Tasted twice - last time in May 2005. Consistent notes. It's barely as exquisitely botrytized, intense, and luscious as 1997, but it still shows tremendously high quality. All ingredients in this wine play beautifully together, and its force lies in its many facets, perfect balance, and persistent aftertaste. Complete and mighty wine, which cries for 12-18 years more in the cellar.

1990 de Fargues 93p

Tasted twice - last time in April 2006. Consistent notes. In March 2003, it had aromas and tasted of super concentrated acacia honey, was exceptionally rich in alcohol, and had fabulous botrytis, big complexity, and a long aftertaste. It was as formidable in April 2006, with an unmistakable aroma of walnut crème and brown sugar on the palate. Will easily keep for additional 10 -15 years.

1988 de Fargues 94p

Tasted in April 2008. This was a pure-class - sophisticated wine with a delicious sweetness and acidity, mandarine/candied orange peel, and honey melon flavors. It's a real beauty to keep for another 5-10 years.

1986 de Fargues93p

Tasted in April 2006. Golden brown. Seemed fresher on the nose and the palate than in 1990. Sublime and well-composed noble rot, candied citrus/orange peel on the nose and palate, plus the aroma of caramel pudding and figs. Sweetness and acidity here have a perfect hold of things, resulting in excellent balance. Full-bodied and intense. It is a dazzlingly superb and lovely wine, which still "looks" young at 20 years of age, and I bet it can keep for 6-8 years more.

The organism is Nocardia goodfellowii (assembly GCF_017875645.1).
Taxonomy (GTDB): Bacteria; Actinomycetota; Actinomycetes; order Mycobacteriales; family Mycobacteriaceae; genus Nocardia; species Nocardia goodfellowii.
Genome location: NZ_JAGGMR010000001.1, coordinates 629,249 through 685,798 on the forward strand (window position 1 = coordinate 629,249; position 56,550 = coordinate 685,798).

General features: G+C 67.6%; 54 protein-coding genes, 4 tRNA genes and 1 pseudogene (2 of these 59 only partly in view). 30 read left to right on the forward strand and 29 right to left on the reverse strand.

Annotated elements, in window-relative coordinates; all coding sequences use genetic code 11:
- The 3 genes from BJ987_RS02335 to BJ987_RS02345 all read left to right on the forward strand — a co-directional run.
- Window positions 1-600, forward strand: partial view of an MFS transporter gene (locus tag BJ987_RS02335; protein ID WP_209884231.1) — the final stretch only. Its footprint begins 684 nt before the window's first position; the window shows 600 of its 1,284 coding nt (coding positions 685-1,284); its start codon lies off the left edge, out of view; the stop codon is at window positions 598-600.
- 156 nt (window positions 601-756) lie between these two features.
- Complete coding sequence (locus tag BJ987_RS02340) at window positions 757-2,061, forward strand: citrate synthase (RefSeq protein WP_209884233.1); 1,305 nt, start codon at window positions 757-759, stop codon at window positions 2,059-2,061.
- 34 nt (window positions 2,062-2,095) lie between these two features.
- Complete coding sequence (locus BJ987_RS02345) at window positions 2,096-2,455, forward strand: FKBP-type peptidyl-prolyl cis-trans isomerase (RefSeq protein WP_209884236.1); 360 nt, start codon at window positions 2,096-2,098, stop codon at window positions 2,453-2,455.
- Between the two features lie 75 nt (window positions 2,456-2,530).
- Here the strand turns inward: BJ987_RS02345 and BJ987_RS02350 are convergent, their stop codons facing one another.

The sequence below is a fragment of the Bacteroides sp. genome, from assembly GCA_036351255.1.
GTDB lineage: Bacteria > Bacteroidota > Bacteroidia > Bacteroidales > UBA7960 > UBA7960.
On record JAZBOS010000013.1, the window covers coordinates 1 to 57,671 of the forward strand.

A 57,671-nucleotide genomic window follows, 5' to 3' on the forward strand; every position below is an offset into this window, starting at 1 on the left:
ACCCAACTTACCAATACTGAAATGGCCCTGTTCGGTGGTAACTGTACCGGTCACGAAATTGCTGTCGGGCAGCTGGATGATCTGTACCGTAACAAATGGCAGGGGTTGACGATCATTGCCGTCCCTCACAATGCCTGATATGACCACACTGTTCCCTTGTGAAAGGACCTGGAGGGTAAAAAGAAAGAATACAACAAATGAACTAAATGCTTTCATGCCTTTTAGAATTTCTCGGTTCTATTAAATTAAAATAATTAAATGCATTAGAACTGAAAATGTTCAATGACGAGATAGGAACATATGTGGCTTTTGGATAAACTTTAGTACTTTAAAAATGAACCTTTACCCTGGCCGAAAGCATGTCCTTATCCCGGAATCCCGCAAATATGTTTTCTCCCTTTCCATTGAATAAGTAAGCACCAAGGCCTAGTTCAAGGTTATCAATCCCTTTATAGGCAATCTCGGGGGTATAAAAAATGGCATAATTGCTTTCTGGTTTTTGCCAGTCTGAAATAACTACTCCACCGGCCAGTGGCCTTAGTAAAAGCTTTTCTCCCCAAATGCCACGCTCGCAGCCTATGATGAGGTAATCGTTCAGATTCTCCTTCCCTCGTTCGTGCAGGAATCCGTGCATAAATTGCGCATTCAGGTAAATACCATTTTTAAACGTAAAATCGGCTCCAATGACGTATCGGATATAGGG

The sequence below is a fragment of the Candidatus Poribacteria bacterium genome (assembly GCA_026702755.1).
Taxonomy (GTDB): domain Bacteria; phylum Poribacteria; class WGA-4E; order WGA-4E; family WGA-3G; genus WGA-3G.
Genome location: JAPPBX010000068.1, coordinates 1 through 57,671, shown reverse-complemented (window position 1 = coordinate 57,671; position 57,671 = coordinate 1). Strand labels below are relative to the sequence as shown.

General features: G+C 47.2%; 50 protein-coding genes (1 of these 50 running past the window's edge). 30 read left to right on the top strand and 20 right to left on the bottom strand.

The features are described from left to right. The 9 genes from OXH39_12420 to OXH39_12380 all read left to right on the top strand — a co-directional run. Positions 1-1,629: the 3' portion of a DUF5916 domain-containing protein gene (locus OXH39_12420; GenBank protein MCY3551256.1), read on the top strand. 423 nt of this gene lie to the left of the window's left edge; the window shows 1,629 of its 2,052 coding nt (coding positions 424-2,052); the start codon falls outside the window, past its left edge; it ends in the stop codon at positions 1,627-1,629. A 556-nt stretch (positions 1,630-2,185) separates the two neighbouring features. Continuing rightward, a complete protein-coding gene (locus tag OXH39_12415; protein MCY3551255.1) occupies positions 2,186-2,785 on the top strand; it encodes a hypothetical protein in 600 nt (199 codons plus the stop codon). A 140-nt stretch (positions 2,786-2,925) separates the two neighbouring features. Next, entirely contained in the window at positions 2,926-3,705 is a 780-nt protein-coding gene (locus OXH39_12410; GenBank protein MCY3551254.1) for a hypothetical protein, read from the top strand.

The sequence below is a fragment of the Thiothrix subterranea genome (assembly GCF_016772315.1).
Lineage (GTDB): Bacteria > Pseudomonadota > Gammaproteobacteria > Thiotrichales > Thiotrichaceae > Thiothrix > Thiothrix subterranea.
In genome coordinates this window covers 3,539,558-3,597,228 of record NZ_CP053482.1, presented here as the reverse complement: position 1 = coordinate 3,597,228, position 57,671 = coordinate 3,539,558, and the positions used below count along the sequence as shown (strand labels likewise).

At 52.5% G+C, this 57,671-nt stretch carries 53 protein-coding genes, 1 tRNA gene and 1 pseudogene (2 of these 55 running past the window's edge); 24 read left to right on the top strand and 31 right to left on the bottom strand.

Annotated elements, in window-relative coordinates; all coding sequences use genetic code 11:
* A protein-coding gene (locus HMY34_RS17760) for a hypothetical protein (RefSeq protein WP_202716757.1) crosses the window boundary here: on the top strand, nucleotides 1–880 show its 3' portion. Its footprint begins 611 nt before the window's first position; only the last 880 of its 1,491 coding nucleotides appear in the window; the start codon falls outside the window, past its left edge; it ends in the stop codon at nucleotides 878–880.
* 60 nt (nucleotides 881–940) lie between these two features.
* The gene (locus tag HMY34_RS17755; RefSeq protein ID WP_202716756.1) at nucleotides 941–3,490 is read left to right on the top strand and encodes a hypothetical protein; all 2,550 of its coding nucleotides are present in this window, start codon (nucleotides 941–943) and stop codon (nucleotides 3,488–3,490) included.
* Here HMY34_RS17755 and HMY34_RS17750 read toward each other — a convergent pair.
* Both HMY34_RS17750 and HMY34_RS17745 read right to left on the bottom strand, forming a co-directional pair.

1983 de Fargues 92p

Tasted in April 2006. Raw yellow. It showed impressive botrytis but was slightly acidic on the nose and palate with a bitter orange/citrus peel aroma. It is full-bodied with many nuances and an extremely long aftertaste. A mistake from consulting an oenologist concerning the sugar content in grapes resulted in grapes being harvested a little too early, which meant less sweetness in the wine. Despite this, this vintage is an excellent success for de Fargues and can rest in the cellar for another 4-6 years.

1970 de Fargues 91p

Tasted in April 2006. Yellow-brown. This wine reminded me of 1983, but the acidity was barely so delicate and well-integrated. Had its peak several years ago.

1947 de Fargues 100p

Tasted in April 2006. Golden brown. Noble rot of aristocratic kind with extraordinary depth and intensity. Manifold nose of candied tropical fruits, oranges, apricots, and rasp honey. Mega long and incredibly sophisticated taste with honeyed consistency, perfect balance, and an aftertaste that refused to end. It was a monumental wine, which can be called "Nectar of Gods". Count Alexandre de Lur Saluces feels this wine can easily be kept for another half a century, and I agree with him. It was an unforgettable show-stopper for the tasting!


©2003-2024 greatbordeauxwines.com